The story on browser compatibility – the central issue that the commentators wrote about – was a little confused then. The Gateway worked, certainly, with Netscape browsers (whether on Mac or PC). What didn’t work was the use of digital certificates – tokens issued by third parties that provided higher levels of authentication (and that were therefore only required by certain services, such as online VAT).
In early 2001, digital certificates for individuals, or digital signatures, were in their infancy. They’d been in use for several years, of course, on servers (providing secure, and sometimes not so secure, links to online shopping sites). The UK government was ahead of the world in passing legislation that allowed such signatures to take the place of handwritten ones on official documents. Government had also tried to create a market for their supply, rather than taking the more obvious route of acting as the certification authority themselves. Two third parties, Chambersign and Equifax, stepped in first to provide the background checking and issuance process for the certificates. The Gateway could read transactions sent using them, authenticate them (and check their validity) and route the information to the correct government department.
The technology backing this clever idea was, however, not ready for prime time. Microsoft had fully integrated digital certificates into their Internet Explorer browser but the Netscape team had not. Since those days I’ve often joked that digital certificates had spent 30 years getting to Gartner’s famed “trough of discontent” and had yet to emerge.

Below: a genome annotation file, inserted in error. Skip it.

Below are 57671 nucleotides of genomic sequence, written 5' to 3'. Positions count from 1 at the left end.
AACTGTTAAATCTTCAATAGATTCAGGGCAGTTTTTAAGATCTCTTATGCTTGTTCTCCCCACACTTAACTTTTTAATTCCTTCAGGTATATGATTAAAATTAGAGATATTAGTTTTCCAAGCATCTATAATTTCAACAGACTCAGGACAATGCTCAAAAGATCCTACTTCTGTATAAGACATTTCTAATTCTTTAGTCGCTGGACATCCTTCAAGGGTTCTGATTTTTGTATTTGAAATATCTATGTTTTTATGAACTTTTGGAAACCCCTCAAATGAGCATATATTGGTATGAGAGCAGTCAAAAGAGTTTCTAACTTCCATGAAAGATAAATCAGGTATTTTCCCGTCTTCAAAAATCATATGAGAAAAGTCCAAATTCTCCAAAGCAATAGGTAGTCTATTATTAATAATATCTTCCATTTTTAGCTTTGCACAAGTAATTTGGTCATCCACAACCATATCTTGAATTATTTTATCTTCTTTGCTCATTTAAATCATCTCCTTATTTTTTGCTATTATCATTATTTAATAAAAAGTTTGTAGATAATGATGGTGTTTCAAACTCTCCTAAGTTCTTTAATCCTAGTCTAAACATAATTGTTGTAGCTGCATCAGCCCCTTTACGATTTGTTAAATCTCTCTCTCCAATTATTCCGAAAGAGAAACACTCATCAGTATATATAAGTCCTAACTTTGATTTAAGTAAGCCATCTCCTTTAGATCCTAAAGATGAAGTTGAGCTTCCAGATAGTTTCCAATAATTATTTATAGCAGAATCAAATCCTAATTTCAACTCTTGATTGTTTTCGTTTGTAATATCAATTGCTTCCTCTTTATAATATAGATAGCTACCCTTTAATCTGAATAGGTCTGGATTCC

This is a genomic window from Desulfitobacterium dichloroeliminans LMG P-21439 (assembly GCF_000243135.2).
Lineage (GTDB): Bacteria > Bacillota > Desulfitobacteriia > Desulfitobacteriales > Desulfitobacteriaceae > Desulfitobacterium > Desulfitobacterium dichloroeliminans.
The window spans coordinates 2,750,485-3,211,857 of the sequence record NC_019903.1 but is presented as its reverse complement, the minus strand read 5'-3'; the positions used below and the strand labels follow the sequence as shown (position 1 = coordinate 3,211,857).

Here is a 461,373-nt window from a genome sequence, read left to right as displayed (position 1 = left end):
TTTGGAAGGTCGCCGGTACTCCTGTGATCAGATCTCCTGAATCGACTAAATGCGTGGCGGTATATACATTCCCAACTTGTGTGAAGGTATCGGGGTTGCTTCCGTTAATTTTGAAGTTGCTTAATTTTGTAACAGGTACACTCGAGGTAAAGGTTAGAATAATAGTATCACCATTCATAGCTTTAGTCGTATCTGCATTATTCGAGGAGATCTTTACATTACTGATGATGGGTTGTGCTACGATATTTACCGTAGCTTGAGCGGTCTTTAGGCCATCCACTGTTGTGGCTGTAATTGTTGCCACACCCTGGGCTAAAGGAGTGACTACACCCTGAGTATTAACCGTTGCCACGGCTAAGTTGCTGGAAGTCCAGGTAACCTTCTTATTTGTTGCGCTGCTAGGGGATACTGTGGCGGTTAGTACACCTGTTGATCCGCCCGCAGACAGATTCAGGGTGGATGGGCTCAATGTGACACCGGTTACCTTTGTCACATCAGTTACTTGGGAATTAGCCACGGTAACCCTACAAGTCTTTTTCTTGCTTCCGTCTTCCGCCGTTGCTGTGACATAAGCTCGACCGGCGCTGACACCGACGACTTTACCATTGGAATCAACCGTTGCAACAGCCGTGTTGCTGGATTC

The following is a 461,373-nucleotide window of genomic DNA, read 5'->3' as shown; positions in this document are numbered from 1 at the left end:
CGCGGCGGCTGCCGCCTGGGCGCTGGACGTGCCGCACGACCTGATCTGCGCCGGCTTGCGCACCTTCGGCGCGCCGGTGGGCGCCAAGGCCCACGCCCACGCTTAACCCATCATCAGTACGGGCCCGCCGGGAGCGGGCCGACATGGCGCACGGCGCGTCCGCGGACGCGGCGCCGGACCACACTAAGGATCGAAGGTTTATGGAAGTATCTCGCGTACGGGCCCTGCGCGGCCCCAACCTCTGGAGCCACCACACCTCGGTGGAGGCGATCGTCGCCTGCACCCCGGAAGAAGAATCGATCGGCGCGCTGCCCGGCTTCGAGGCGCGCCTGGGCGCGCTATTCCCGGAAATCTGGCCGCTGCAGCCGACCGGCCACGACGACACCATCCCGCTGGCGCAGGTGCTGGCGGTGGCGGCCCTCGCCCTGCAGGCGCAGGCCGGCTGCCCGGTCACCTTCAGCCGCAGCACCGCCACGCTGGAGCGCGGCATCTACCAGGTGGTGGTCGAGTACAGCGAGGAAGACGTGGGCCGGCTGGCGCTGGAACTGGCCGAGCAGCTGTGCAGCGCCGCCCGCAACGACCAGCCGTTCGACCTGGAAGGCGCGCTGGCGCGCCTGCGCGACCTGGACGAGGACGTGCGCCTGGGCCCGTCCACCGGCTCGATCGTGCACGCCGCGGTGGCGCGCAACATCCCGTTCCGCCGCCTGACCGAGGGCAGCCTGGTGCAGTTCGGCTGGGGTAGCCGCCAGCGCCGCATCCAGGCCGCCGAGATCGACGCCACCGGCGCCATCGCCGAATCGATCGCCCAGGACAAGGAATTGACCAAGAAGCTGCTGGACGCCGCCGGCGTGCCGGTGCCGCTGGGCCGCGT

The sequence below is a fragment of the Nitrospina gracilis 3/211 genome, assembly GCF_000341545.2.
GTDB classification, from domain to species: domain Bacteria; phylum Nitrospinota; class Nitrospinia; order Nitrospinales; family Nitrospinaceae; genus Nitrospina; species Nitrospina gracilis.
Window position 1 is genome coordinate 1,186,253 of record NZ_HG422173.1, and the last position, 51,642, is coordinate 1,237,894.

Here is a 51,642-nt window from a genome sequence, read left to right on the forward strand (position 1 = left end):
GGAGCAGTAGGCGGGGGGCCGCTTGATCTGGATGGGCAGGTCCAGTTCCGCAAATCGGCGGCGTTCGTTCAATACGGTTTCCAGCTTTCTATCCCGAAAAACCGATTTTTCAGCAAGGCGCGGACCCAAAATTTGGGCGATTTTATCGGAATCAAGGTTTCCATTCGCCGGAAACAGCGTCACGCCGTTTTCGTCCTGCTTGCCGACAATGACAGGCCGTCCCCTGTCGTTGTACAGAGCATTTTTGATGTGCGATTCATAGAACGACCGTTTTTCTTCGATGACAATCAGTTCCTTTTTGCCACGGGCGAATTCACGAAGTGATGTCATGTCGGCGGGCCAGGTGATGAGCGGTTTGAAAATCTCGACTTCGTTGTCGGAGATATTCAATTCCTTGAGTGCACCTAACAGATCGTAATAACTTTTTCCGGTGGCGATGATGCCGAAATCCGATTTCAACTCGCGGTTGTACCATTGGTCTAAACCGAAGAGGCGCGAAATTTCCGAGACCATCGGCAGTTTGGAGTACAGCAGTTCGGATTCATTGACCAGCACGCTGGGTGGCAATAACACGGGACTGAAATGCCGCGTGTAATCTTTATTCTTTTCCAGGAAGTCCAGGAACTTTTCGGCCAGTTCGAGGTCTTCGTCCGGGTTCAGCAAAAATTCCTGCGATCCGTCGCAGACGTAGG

Frustratingly, there were big differences between browser versions and between platforms – older versions would not work, nor would anything on the Mac (because of differences in the Java Virtual Machine). Less used operating systems, such as Linux, did not have any support at all for the certificates and the low usage made commercial incentives for developing it hardly motivating. Indeed, in October 2002, it was clear that certificates were “on life support” as I was quoted as saying in The Register.
Interestingly, compatibility with browsers remains a problem today. Try visiting the Parcelforce website using Firefox on Mac OS X – you won’t get very far if you need to arrange redelivery of a parcel. With certificates, even simples ones, such as used by my online bank things are worse. They insist on a digital certificate to authenticate me – or at least to prove that I am the person that downloaded the certificate the first time when I registered; the certificate works fine with IE on a PC, but not at all on the Mac that I use most of the time.
The Gateway, as the press have often focused on, is based on Microsoft technology. That’s not new and, probably, shouldn’t be all that contentious. Why? Because it sits in a neatly non-heterogeneous network of central infrastructure in government – with Solaris, Linux, IBM and others just as well represented. For all the criticism about what platform it’s on, the thing works. Today, it marks a full 12 months at 100% availability – perhaps not a rarity in the commercial world of such titans as eBay and Amazon but it’s unique in online government. Indeed, the Gateway even takes care of, say, tax submissions when other services are down – neatly buffering them until the backend systems are properly available. In 4 years, the Gateway has been proven to have never lost a message.